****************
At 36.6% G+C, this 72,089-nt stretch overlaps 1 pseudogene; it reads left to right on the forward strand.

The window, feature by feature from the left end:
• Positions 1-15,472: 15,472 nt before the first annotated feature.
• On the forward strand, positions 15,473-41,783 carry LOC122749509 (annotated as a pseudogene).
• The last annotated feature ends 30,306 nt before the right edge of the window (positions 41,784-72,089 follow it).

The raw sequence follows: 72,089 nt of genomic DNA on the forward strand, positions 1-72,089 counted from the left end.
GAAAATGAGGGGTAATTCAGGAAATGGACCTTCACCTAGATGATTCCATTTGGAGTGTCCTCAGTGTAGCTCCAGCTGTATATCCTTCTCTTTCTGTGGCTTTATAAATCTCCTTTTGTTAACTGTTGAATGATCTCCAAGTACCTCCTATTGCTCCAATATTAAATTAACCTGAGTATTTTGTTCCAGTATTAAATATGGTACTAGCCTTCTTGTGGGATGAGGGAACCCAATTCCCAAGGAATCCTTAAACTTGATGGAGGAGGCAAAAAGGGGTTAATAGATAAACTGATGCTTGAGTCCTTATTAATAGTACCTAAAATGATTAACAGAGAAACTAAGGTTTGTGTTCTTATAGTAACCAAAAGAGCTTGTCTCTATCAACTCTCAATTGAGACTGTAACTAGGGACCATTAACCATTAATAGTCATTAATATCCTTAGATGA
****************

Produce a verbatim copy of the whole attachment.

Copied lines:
At 36.6% G+C, this 72,089-nt stretch overlaps 1 pseudogene; it reads left to right on the forward strand.

The window, feature by feature from the left end:
• Positions 1-15,472: 15,472 nt before the first annotated feature.
• On the forward strand, positions 15,473-41,783 carry LOC122749509 (annotated as a pseudogene).
• The last annotated feature ends 30,306 nt before the right edge of the window (positions 41,784-72,089 follow it).

The raw sequence follows: 72,089 nt of genomic DNA on the forward strand, positions 1-72,089 counted from the left end.
GAAAATGAGGGGTAATTCAGGAAATGGACCTTCACCTAGATGATTCCATTTGGAGTGTCCTCAGTGTAGCTCCAGCTGTATATCCTTCTCTTTCTGTGGCTTTATAAATCTCCTTTTGTTAACTGTTGAATGATCTCCAAGTACCTCCTATTGCTCCAATATTAAATTAACCTGAGTATTTTGTTCCAGTATTAAATATGGTACTAGCCTTCTTGTGGGATGAGGGAACCCAATTCCCAAGGAATCCTTAAACTTGATGGAGGAGGCAAAAAGGGGTTAATAGATAAACTGATGCTTGAGTCCTTATTAATAGTACCTAAAATGATTAACAGAGAAACTAAGGTTTGTGTTCTTATAGTAACCAAAAGAGCTTGTCTCTATCAACTCTCAATTGAGACTGTAACTAGGGACCATTAACCATTAATAGTCATTAATATCCTTAGATGA